Accounts of extraterrestrial abductions appear throughout history, and are suggested perhaps metaphorically in some mythological tales.  For example, in the Old Testament book of Second Kings is this interesting passage:

As they were walking along and talking together, suddenly a chariot of fire and horses of fire appeared and separated the two of them, and Elijah went up to heaven in a whirlwind. (2 Kings 2:11)

The passage serves a theological purpose; as traditionally interpreted, it shows how the great prophet literally passed his mantle on to his protégé Elisha, who then continued his work.  However, in the hands of an ardent ufologist this and other biblical passages seem indicative of early encounters with extraterrestrials and their vehicles. (See also Ezekiel 1:4-28 for a classic biblical UFO description.)  It seems possible that the passage in Second Kings was also one of the inspirations, along with Lord Dunsany’s work, for H.P. Lovecraft’s The Other Gods (1933).  The two story lines share several similarities.

From the early 1950s to the late 1960s some of these accounts of alien abductions began to take shape as “official documentation”, with many of the stories beginning to employ certain repeating images and conventions, that is, a generic form.  Interested readers may want to look at Fred Nadis’ The Man from Mars, Ray Palmer’s Amazing Pulp Journey (2013), which describes some of this interesting literature circa late 1940s and early 1950s.  (See also Saucers, Doughnuts, and Lost Continents.)

Hugh B. Cave, a shudder pulp writer discussed in several earlier posts, wrote a short entertaining parody of UFO abduction accounts called Take Me, For Instance (1974).  Published a little after the popularity of stories about flying saucer abductions had peaked, Cave’s story describes the reactions of several small town neighbors to the appearance of invisible extraterrestrials in their midst. 

Take Me, For Instance is interesting because of several conventional elements that are not present. Clever scientists, the military, or agents of the government are completely absent—just the ‘local yokels’, muddling through in a small rural village.  Cave also overturns the form in a couple other ways: he has everyone in the village suspecting the presence of the aliens except their eventual victim, and depicts the aliens as polite and good-natured—exactly the opposite of the typical UFO abduction yarn, which tends to emphasize paranoia, conspiracy and a shadowy malevolence.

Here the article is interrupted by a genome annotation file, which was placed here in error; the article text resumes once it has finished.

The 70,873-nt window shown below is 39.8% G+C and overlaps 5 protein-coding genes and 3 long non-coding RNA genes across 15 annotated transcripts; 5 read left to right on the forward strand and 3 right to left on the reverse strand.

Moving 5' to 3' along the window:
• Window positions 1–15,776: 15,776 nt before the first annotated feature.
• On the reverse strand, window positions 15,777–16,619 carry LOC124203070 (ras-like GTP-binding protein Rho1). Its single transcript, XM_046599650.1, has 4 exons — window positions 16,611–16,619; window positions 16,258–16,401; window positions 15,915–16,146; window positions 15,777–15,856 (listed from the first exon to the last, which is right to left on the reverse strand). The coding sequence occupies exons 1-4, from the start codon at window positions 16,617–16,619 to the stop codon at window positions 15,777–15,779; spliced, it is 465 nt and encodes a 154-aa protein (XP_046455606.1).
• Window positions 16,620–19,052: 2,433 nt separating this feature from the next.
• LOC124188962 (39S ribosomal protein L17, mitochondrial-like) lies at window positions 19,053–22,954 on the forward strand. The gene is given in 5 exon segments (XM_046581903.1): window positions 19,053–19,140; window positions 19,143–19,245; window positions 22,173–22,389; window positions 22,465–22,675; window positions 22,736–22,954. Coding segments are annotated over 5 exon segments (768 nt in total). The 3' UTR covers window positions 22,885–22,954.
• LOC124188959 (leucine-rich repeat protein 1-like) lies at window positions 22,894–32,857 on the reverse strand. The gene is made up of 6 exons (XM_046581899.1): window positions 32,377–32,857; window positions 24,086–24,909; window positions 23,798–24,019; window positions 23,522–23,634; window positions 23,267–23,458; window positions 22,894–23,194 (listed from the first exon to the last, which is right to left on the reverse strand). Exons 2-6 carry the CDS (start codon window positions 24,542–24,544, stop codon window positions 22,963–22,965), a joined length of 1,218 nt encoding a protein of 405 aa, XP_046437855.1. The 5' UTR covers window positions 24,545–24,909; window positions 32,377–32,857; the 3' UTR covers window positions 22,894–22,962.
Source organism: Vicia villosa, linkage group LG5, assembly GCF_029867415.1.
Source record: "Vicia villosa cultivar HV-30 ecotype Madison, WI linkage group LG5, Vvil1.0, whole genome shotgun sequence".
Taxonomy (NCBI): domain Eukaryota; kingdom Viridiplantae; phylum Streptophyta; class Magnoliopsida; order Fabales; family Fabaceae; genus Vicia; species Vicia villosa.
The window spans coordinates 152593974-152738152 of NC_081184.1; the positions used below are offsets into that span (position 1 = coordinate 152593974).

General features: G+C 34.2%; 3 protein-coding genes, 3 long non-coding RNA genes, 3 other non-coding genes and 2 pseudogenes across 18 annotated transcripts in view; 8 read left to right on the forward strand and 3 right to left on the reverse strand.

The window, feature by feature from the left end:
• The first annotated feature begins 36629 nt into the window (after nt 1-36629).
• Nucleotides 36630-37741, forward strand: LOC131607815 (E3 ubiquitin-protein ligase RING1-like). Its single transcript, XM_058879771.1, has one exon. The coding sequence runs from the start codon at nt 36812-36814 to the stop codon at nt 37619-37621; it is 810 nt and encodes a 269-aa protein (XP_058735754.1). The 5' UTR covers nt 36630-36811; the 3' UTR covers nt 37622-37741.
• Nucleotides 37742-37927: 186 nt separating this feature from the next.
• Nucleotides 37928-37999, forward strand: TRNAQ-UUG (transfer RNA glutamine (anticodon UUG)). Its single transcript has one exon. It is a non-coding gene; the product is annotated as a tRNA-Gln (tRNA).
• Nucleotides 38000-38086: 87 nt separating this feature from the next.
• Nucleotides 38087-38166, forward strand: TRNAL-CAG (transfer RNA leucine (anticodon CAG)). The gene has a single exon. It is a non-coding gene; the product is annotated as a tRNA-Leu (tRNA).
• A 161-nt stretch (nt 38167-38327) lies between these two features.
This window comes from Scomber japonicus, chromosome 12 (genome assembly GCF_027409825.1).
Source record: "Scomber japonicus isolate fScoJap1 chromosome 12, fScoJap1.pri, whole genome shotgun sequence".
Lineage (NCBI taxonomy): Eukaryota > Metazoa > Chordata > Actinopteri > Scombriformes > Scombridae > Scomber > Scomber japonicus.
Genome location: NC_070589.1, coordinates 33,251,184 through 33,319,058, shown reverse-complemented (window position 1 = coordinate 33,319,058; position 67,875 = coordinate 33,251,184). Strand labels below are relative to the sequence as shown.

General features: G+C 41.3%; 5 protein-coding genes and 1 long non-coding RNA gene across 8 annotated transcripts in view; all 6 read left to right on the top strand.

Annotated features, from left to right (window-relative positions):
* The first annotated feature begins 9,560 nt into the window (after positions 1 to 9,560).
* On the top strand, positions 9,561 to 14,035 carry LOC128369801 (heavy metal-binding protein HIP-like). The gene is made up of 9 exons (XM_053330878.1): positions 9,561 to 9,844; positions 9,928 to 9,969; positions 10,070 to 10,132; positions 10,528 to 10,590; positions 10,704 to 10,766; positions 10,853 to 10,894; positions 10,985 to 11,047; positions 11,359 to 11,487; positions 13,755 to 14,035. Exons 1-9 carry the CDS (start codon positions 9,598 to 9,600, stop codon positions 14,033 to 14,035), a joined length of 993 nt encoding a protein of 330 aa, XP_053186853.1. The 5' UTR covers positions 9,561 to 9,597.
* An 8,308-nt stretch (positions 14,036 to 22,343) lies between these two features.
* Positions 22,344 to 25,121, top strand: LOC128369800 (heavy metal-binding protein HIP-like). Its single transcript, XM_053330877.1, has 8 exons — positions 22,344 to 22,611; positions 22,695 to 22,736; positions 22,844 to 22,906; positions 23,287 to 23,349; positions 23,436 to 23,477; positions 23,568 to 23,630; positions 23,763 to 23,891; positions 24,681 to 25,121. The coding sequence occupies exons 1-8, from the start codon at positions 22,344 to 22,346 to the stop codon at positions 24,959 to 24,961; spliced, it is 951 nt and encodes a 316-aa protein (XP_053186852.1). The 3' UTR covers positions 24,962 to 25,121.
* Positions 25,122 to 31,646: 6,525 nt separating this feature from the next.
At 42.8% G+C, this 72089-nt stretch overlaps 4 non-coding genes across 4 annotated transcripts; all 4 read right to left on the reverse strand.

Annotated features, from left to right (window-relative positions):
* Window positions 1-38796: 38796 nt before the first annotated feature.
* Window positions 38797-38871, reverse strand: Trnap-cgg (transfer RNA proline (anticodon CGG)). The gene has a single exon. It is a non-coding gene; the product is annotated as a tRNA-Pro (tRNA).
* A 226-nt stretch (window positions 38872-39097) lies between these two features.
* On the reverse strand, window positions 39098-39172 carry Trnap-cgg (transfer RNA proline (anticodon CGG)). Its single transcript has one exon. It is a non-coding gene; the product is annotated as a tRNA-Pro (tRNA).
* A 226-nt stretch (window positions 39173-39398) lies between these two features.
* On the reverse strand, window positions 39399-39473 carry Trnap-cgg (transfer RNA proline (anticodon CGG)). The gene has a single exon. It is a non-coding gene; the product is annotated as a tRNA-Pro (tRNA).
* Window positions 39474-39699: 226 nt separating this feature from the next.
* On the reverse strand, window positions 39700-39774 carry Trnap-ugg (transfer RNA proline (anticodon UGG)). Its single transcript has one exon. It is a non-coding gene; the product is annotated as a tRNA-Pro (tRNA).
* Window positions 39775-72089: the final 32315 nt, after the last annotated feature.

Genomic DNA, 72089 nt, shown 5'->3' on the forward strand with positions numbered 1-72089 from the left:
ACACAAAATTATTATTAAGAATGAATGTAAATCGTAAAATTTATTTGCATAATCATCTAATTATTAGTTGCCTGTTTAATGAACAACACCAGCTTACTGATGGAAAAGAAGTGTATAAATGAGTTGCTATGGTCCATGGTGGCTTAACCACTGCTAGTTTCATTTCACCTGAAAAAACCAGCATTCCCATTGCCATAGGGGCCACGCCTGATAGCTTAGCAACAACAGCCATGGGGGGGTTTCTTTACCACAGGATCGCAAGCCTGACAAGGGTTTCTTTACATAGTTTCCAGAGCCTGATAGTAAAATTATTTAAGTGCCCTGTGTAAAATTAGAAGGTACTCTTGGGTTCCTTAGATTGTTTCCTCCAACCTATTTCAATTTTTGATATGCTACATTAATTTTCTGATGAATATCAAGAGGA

The aliens talk exactly like Yoda, who would not appear for another six years, until his debut in Star Wars Episode V: The Empire Strikes Back (1980).  Here is a sample of their conversation with the narrator of the story:

“All right,” I said out loud.  “Who are you and what do you want?”
“What does ‘thunderation’ mean?” a kind of squeaky voice answered.
“We are sorry. Your language so many words has, it for us is hard.  You new ones keep using.”
“What the devil language do you speak?” Moddy 
“You not could it learn,” the voice said.  “You not could manage the sounds.  We must yours learn.”

The aliens with English word order and vocabulary very unfamiliar are, it being a second language. But they also have little grasp of English slang and idioms, which they tend to interpret quite literally.  The joke of the story turns on the titular phrase ‘take me, for instance’, which the local braggart is always using when he compares himself favorably to the other characters.  He says this once too often, and at an inopportune time.  Take Me, For Instance is very different in tone from the shudder pulp stories Cave is known for—it is much more low key, with a slow, amiable pace, and is nearly devoid of sex and violence.  A sense of humor also makes it unique.